There are at least 50,000 assault weapons in the state of Connecticut, state officials said this week.
Since new legislation went into effect last year, Connecticut has required gun owners to register guns defined as assault weapons in an attempt to reduce the number of guns in the state and decrease the illegal sale of those weapons.
The deadline for registration, a process that began in July of 2013, was Dec. 31, 2013, after which people who, by definition, had not registered their weapons are potentially subject to arrest.
Connecticut State Police Lt. Eric Cooke told BuzzFeed that his department has received 50,242 applications during the registration period. Cooke said that the Dec. 31 deadline was part of the strict gun laws passed last year in the state.
April 4 marks the one-year anniversary of the sweeping gun control effort, but the question remains: How many guns are actually in the state of Connecticut?
"[Guns] are bought and sold, in many cases, no questions asked," said Michael Lawlor, under secretary of policy and management to Connecticut Gov. Dannel Malloy. "It's not like we have a paper trail for everything. I wouldn't even try to quantify it."
While the legal definition of an assault weapon is pretty expansive, according to Lawlor, there are always loopholes to avoid procedural registration. In the amended law, a weapon containing a "large-capacity magazine" is defined as a firearm with the capability of carrying more than 10 rounds of ammunition. But the definition does not cover assault weapons with feeding devices that have been altered to accept fewer than 10 rounds or with certain other types of feeding devices.
The state of New York is finding that gunmakers have devised simple ways to circumvent the SAFE Act, the law passed last year that bans the sale of high-capacity magazine guns and mandates all weapons defined as assault weapons be registered with the state.
For instance, altering the grips on certain rifles that would otherwise be banned makes the weapons legal for sale under the SAFE Act — without changing how the gun fires or the number of rounds in the magazine.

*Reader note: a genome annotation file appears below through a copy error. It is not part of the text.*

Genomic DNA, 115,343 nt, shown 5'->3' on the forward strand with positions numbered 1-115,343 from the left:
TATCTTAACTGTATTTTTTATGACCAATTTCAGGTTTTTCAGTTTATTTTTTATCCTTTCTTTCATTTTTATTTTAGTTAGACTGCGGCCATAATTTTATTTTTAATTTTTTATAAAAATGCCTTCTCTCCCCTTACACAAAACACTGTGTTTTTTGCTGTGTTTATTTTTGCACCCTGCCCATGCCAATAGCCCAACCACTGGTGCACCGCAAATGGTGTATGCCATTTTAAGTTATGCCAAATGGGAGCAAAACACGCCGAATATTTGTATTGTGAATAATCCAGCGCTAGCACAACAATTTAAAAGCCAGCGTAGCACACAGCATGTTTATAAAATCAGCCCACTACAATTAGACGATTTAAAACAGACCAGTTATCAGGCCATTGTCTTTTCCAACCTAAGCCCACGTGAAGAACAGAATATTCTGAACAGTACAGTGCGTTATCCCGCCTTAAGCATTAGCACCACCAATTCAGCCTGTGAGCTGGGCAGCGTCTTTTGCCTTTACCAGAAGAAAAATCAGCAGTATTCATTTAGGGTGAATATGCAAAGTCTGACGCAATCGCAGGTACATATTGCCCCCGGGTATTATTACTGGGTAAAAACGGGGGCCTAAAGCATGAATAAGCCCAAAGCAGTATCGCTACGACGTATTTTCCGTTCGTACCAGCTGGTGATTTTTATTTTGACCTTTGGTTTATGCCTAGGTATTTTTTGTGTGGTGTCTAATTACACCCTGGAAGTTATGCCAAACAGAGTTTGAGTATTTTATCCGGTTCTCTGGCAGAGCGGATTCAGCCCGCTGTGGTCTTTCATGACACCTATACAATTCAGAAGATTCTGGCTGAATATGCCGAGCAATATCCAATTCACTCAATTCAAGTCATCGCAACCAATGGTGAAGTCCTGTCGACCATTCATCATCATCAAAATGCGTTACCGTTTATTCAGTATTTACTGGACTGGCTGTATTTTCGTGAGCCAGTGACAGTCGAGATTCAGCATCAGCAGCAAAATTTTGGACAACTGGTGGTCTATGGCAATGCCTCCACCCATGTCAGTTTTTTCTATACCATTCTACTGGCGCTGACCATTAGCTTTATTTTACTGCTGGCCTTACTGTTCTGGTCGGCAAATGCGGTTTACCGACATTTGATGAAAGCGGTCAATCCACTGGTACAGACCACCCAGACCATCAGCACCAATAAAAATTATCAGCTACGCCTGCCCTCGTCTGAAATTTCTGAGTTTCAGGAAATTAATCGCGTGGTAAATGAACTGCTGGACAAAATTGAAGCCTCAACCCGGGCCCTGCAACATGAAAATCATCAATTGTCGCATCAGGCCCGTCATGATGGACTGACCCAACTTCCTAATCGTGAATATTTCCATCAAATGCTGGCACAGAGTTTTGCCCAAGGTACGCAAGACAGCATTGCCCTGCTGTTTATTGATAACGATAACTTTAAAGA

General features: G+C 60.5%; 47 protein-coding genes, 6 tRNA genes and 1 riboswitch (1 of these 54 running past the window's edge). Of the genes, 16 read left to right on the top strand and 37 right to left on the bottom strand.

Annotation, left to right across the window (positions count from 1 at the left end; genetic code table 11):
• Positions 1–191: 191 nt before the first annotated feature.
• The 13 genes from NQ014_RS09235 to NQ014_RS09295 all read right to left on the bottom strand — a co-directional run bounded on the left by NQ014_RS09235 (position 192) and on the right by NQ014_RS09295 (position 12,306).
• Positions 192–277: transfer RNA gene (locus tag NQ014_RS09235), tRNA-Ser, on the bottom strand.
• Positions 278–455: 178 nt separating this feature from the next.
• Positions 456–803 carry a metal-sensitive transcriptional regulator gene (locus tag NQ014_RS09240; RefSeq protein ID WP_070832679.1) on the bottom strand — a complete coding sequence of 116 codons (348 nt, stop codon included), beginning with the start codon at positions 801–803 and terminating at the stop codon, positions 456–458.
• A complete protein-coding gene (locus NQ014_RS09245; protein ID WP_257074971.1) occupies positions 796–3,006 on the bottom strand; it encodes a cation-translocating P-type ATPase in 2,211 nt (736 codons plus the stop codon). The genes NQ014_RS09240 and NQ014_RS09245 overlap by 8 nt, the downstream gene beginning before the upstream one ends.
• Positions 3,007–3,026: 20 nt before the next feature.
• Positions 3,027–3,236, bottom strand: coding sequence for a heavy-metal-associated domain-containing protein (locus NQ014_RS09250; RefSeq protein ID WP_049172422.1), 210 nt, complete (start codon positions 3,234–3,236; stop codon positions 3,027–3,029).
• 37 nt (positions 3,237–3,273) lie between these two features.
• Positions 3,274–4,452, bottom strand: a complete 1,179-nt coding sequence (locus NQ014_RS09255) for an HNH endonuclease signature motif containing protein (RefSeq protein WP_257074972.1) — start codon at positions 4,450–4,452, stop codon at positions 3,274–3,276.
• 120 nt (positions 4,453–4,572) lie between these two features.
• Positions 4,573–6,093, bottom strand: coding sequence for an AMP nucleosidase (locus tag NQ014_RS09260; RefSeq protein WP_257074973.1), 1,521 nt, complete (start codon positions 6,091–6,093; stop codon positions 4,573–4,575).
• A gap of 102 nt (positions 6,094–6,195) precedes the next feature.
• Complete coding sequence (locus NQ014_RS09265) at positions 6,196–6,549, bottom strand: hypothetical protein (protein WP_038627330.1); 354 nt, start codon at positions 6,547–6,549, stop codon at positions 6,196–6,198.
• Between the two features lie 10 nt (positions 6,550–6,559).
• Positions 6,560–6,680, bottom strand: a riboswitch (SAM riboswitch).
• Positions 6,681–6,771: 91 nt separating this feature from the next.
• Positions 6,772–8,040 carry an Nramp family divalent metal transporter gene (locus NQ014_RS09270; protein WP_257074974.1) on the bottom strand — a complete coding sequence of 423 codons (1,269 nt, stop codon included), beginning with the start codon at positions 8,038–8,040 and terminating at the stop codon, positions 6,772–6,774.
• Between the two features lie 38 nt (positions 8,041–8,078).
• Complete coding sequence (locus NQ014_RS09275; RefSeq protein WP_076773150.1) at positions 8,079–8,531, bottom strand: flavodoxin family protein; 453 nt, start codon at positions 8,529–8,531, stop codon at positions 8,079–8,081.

Anthony Testa, general manager of Just Right Carbines in Rochester, N.Y., told The Guardian that he's been building modified assault weapons and showing them to judges, sheriffs, and state troopers, who have all told him that the altered weapons would pass the test and be legal for sale. "We haven't had anyone willing to put their name on the dotted line and say that's not legal," Testa said.
Unlike neighboring Connecticut, as New York approaches the registration deadline, state police are not releasing assault weapons numbers. Michelle Hook, the chief public information officer for Public Safety in New York, provided BuzzFeed with the following statement:
"State Police cannot release information related to the registration of assault weapons including the number of assault weapons registered. Those records you seek are derived from information collected for the State Police database and are, therefore, exempt from disclosure."
BuzzFeed has submitted a request to acquire early projections on the number of assault weapons that will be registered in New York by the deadline but has yet to receive a response.
In New York, emotions are running high as the deadline approaches. At a pro-gun rally this week opposing the SAFE Act, protesters waved around a dummy of Gov. Andrew Cuomo, essentially hanging him from the Empire State Plaza in Albany.
In Connecticut, with the Sandy Hook School shooting in Newtown still in mind, Malloy more vocally considers the past year as a success.
"In the wake of one of the worst tragedies to befall our state, we took clear and decisive action to make all residents in every one of our cities and towns safer," Malloy said this week. "The common sense limitations we put in place will make sure that guns are less likely to fall into the hands of someone who shouldn't have one."
Lawlor is quick to say that the state of Connecticut only had 97 murders in 2013. And even though there's always a path around the law, he thinks that his state is better off in 2014.
"I assume most people did the responsible thing and either got rid of the gun or registered," Lawlor said. "But if history's any guide, there's some people who didn't. I don't know how many there are in that category. But I do know for sure, that going forward there will be a lot fewer of these weapons in circulation in Connecticut. What happened in Newtown, couldn't happen again."
Gideon Resnick is a political reporter at BuzzFeed. His work has appeared in VICE, the Atlantic and the Daily Beast.
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